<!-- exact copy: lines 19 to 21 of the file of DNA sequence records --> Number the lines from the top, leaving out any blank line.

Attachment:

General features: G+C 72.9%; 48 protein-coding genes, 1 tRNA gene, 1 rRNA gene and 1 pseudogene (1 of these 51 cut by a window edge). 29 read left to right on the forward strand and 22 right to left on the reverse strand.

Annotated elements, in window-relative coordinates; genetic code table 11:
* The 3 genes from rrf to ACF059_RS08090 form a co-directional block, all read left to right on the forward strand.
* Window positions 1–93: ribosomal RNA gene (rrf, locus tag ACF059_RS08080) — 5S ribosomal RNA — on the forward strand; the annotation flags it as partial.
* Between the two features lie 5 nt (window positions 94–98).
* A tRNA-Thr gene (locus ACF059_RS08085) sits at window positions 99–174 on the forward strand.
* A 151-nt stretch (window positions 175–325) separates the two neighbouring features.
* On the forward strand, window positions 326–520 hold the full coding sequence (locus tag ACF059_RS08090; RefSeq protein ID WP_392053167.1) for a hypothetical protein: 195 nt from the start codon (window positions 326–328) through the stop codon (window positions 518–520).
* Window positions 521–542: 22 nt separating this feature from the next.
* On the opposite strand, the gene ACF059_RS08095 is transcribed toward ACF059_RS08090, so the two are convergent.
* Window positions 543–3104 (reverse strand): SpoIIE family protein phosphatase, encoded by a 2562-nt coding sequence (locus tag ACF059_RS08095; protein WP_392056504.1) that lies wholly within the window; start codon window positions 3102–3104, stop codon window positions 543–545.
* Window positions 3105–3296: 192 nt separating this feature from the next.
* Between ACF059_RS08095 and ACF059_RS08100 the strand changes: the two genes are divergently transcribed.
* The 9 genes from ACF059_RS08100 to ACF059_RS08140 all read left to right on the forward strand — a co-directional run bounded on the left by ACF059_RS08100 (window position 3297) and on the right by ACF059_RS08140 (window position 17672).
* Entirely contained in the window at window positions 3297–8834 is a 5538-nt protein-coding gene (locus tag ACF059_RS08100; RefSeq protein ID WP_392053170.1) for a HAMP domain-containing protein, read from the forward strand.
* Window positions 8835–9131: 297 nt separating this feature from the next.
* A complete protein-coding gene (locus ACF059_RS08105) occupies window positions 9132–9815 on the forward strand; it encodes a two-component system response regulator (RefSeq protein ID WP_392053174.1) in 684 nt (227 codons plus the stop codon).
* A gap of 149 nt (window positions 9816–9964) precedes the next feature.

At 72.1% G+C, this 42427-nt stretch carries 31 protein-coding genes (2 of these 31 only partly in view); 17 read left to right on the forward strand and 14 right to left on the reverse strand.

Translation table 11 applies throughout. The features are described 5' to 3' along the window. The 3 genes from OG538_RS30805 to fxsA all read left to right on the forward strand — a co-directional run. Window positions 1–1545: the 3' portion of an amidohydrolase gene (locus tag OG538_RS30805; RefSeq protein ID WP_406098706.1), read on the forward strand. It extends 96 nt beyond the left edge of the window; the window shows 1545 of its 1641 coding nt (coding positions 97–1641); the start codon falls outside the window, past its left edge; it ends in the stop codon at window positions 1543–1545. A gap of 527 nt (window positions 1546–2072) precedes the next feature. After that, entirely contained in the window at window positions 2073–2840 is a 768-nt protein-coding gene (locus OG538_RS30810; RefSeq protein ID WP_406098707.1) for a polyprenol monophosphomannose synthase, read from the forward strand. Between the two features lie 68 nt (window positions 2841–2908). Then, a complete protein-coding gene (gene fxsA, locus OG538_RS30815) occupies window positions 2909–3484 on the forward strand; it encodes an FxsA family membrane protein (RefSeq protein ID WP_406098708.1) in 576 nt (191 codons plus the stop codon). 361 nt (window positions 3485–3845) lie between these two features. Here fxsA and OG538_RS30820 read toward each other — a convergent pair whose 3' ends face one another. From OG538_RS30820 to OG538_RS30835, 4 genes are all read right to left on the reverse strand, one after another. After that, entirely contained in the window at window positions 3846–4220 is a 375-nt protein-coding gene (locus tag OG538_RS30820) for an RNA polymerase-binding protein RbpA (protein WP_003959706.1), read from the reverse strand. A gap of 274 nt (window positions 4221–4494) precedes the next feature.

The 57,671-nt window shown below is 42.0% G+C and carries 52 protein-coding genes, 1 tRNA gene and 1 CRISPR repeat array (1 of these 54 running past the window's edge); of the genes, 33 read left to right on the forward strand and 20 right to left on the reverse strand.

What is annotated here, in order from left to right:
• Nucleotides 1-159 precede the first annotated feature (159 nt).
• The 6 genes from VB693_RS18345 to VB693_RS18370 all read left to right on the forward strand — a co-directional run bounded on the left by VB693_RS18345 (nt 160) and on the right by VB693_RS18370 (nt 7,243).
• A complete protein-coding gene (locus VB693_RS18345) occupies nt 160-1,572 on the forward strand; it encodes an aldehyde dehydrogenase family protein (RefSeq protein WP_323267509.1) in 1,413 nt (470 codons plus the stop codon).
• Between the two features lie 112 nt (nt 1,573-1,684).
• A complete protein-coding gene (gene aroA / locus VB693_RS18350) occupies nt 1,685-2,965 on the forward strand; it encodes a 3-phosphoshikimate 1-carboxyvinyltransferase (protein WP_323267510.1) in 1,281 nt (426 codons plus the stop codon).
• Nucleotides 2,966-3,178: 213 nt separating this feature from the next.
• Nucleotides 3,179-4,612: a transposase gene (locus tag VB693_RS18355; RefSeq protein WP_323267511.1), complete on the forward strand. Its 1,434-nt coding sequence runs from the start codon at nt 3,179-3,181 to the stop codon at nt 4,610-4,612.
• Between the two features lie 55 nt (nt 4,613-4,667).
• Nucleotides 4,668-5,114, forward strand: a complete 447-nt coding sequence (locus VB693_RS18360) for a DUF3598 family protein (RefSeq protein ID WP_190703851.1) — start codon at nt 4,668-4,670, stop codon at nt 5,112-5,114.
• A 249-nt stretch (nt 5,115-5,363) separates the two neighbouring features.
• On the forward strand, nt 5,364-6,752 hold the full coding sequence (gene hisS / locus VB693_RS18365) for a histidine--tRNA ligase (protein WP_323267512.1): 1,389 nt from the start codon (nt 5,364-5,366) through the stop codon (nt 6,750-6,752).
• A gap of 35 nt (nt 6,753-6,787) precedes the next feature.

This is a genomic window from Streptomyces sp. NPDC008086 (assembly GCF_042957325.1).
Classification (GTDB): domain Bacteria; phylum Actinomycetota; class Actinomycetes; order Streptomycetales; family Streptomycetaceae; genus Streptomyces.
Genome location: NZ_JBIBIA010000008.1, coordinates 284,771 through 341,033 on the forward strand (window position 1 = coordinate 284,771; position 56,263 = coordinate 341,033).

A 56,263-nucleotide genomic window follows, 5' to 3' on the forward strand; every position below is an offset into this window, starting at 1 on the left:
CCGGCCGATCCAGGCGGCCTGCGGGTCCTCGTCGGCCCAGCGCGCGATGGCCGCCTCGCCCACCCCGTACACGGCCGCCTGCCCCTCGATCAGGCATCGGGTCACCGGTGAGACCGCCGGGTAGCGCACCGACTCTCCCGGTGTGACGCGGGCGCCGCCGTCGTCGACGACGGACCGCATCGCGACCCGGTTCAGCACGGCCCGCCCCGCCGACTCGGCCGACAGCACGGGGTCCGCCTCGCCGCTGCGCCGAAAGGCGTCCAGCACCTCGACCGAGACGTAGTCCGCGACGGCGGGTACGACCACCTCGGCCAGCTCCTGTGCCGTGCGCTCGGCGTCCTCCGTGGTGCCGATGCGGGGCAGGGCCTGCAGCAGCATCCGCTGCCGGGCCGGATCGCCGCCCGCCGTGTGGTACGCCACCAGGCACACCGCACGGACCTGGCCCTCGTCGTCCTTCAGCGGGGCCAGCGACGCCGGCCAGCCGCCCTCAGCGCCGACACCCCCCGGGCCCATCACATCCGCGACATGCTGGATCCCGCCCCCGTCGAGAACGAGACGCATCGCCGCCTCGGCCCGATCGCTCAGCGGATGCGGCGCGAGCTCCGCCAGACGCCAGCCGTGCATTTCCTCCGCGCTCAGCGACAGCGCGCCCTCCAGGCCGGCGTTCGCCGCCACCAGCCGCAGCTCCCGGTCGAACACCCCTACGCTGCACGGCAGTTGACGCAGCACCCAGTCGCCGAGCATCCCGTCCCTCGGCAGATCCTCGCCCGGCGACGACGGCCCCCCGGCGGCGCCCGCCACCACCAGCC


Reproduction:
At 72.1% G+C, this 42427-nt stretch carries 31 protein-coding genes (2 of these 31 only partly in view); 17 read left to right on the forward strand and 14 right to left on the reverse strand.

Translation table 11 applies throughout. The features are described 5' to 3' along the window. The 3 genes from OG538_RS30805 to fxsA all read left to right on the forward strand — a co-directional run. Window positions 1–1545: the 3' portion of an amidohydrolase gene (locus tag OG538_RS30805; RefSeq protein ID WP_406098706.1), read on the forward strand. It extends 96 nt beyond the left edge of the window; the window shows 1545 of its 1641 coding nt (coding positions 97–1641); the start codon falls outside the window, past its left edge; it ends in the stop codon at window positions 1543–1545. A gap of 527 nt (window positions 1546–2072) precedes the next feature. After that, entirely contained in the window at window positions 2073–2840 is a 768-nt protein-coding gene (locus OG538_RS30810; RefSeq protein ID WP_406098707.1) for a polyprenol monophosphomannose synthase, read from the forward strand. Between the two features lie 68 nt (window positions 2841–2908). Then, a complete protein-coding gene (gene fxsA, locus OG538_RS30815) occupies window positions 2909–3484 on the forward strand; it encodes an FxsA family membrane protein (RefSeq protein ID WP_406098708.1) in 576 nt (191 codons plus the stop codon). 361 nt (window positions 3485–3845) lie between these two features. Here fxsA and OG538_RS30820 read toward each other — a convergent pair whose 3' ends face one another. From OG538_RS30820 to OG538_RS30835, 4 genes are all read right to left on the reverse strand, one after another. After that, entirely contained in the window at window positions 3846–4220 is a 375-nt protein-coding gene (locus tag OG538_RS30820) for an RNA polymerase-binding protein RbpA (protein WP_003959706.1), read from the reverse strand. A gap of 274 nt (window positions 4221–4494) precedes the next feature.

The 57,671-nt window shown below is 42.0% G+C and carries 52 protein-coding genes, 1 tRNA gene and 1 CRISPR repeat array (1 of these 54 running past the window's edge); of the genes, 33 read left to right on the forward strand and 20 right to left on the reverse strand.